“Ghar ka khana” is NOT always healthy!

I am tired of listening things like “Bro, I just eat ‘home-cooked food’ still gaining weight“, “Why I am not able to keep myself healthy even after not eating outside food at all?” And I absolutely despise those who say “I just eat home-cooked food bro” with a weird sense of ego and pride. Really? in 2019 people still thinks ‘Ghar ka Khana‘ is healthy and will keep them diseases free and fit? A big NO!

Let’s first understand from where this ‘Ghar ka Khana is healthy‘ came from

If we look back 60-70 years back, outside food and restaurants were not famous at all. All our grandfather and father used to do is eat at home and once in a blue moon eat outside, that too not a full meal just snacks like bhelpuri or some chaat. But as our nation grew and it gave spaces to more business developers and owners, we saw emerging of a huge ‘outside’ food industry. During the start of the 2000s, many international food chains came here and with the development of IT sector in metro cities, new food stall got establish around the vicinity of the industries. And with the competition, the emergence of media like television and the internet, the ‘food’ industry grew like anything which also resulted in competitive pricing and quality.

But, apologies to stereotype us, we Indians rarely checked the quality of things, we always cared about price. And this became the cheat code for food stall owners, restaurant owners and other food outlet owners. To keep the price minimum they started compromising with the quality of ingredients used in the food they were selling to masses. And for an obvious reason, ‘bad quality’ of food made many of us sick with issues like food poisoning, heartburn, acidity, etc. And whenever this happened, we went back to ‘Dal khichdi’ cooked by our loving Dadi or Nani or Mom or Wife. This gave birth to the ‘Ghar ka Khana‘ is always healthy.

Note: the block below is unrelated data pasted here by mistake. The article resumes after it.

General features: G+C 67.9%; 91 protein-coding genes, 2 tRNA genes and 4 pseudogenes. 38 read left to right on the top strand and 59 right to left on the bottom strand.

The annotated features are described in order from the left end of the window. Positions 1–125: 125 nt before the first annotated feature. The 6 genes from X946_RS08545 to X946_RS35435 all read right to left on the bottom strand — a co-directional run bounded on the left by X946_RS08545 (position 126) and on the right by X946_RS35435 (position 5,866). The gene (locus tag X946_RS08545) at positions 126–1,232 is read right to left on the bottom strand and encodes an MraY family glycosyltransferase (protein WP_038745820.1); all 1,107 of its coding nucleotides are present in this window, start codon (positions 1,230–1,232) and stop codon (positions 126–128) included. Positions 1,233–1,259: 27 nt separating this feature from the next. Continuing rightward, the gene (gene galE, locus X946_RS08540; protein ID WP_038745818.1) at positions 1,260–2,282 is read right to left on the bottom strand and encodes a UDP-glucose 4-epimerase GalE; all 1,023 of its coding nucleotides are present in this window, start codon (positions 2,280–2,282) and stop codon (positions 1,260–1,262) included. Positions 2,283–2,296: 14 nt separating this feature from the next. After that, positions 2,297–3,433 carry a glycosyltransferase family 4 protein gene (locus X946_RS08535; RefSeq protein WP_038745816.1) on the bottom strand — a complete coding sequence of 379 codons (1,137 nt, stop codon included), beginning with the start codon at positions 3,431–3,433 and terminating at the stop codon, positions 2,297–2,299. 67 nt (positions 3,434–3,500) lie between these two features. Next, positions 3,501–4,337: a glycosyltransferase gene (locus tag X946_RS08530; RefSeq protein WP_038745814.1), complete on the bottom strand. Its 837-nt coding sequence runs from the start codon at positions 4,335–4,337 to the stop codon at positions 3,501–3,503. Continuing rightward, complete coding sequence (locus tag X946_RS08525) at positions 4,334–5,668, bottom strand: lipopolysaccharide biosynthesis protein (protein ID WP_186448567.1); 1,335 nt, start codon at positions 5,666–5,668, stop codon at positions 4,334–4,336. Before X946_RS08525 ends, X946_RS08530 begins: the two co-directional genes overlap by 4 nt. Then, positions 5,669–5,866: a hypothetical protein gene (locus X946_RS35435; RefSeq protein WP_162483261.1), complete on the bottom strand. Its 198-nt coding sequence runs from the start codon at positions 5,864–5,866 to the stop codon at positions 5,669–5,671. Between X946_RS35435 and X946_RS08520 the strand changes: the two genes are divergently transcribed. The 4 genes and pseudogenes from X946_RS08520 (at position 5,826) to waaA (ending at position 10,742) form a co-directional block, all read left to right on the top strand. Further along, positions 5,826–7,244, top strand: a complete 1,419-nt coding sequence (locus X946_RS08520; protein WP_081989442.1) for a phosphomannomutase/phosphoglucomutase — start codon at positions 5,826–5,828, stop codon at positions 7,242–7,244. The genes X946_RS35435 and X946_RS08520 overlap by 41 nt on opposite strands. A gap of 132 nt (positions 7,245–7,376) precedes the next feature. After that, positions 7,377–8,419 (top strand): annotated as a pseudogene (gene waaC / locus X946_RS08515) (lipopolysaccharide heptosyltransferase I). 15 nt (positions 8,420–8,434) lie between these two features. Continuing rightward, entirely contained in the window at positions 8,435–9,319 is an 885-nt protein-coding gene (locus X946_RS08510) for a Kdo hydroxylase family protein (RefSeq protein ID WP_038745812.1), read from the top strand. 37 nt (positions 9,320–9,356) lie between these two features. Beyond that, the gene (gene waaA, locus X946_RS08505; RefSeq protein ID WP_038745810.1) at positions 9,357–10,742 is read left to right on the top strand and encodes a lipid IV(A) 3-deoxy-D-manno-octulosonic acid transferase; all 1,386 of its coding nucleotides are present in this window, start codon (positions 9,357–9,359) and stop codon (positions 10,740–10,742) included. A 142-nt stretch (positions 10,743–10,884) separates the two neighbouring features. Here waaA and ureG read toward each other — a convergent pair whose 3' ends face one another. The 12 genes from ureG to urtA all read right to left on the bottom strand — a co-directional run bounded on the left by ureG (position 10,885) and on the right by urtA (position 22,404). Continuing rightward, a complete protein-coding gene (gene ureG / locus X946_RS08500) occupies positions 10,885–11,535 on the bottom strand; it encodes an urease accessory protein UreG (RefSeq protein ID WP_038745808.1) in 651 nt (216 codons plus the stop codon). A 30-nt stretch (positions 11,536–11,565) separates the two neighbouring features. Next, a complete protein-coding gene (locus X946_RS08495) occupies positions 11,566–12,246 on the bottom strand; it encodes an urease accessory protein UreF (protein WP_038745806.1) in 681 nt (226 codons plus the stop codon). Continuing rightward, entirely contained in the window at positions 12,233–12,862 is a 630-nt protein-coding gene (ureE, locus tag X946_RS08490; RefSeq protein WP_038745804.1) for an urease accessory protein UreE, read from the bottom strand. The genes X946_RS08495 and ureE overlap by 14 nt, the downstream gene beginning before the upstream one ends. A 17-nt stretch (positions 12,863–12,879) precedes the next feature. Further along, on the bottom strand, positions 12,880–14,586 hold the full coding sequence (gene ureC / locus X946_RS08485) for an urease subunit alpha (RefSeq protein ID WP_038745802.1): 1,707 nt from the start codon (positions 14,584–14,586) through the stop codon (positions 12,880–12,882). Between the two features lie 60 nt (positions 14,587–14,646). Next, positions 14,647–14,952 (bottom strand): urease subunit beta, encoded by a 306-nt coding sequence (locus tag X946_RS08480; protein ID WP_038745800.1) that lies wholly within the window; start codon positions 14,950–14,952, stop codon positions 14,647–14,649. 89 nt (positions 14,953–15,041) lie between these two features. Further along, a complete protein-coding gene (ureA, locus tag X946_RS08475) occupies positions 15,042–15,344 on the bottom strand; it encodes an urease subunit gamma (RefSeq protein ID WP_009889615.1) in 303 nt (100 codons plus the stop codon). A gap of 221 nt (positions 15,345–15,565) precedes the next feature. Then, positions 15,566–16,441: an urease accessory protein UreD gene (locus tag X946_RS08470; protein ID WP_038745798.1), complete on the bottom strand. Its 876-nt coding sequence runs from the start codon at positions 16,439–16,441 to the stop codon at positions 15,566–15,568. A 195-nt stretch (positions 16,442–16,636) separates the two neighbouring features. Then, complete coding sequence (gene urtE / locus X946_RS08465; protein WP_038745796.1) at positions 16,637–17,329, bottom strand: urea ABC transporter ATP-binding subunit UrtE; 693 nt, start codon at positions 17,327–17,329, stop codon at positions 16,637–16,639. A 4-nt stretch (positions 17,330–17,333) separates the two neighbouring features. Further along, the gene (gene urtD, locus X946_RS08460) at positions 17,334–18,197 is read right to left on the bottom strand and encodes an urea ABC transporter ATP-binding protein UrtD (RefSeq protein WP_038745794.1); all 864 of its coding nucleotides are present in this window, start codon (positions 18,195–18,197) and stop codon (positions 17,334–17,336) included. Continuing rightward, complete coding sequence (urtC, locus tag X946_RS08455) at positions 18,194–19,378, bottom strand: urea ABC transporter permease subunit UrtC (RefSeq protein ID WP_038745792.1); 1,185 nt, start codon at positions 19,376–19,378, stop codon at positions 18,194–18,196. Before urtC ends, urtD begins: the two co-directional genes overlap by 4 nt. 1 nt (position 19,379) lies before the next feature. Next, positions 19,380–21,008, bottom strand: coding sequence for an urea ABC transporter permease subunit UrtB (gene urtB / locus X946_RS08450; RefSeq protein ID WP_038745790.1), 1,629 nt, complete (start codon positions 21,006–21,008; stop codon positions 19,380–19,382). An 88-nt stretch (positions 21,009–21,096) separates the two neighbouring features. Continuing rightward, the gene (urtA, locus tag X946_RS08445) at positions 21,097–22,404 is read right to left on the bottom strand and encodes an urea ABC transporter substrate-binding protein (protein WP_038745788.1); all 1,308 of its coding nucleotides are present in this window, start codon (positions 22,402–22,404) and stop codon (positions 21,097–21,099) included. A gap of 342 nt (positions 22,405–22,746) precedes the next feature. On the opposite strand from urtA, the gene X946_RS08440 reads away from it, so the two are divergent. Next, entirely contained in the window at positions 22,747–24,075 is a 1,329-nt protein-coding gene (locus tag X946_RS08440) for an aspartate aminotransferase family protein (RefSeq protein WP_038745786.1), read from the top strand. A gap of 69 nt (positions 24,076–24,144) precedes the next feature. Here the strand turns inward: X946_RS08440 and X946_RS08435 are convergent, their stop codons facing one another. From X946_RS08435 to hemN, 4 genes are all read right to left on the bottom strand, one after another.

Now why home-made food is not always healthy?

Emphasis on the word ‘always’, I am not saying it is not healthy, I am saying not ‘always’.

We got so much comfortable with this ‘home-cooked’ stuff that we forgot to even count the amount of food we are putting inside our mouth. Just by simply thinking of a ‘fulka‘ with ‘bhindi‘ on a plain steel plate gave us ‘good’ feeling of “this food must be healthy’. But we didn’t question the number of ‘fulkas’ or the amount of ghee/oil used in cooking that bhindi. In addition to that, our Nani-Dadi stuffed us with that one extra chapati (sometimes three), that one extra piece of sweet and one bowl extra dal. Our mom packed ‘home-cooked’ wafers, snacks with us for hostel/college days. We never realised the extra amount of calories we consumed under the ‘home-made’ tag.

That one extra chapati loaded with ghee, that one extra sweet loaded with sugar made us obese and unfit, in short unhealthy.

I know, some of you might get offensive on this and will say “Bro calories are not everything every time”. They are. It doesn’t matter what works for you, but for masses, counting the amount of food they eat will help them in living a healthier life.

It is not late yet. Make your own diet chart, just a click away. Calculate how much you really need to fuel yourself. Also, you know what, you can be ‘healthy’ by eating pizza, burger, etc. if you know how to calculate your food in exact amount.


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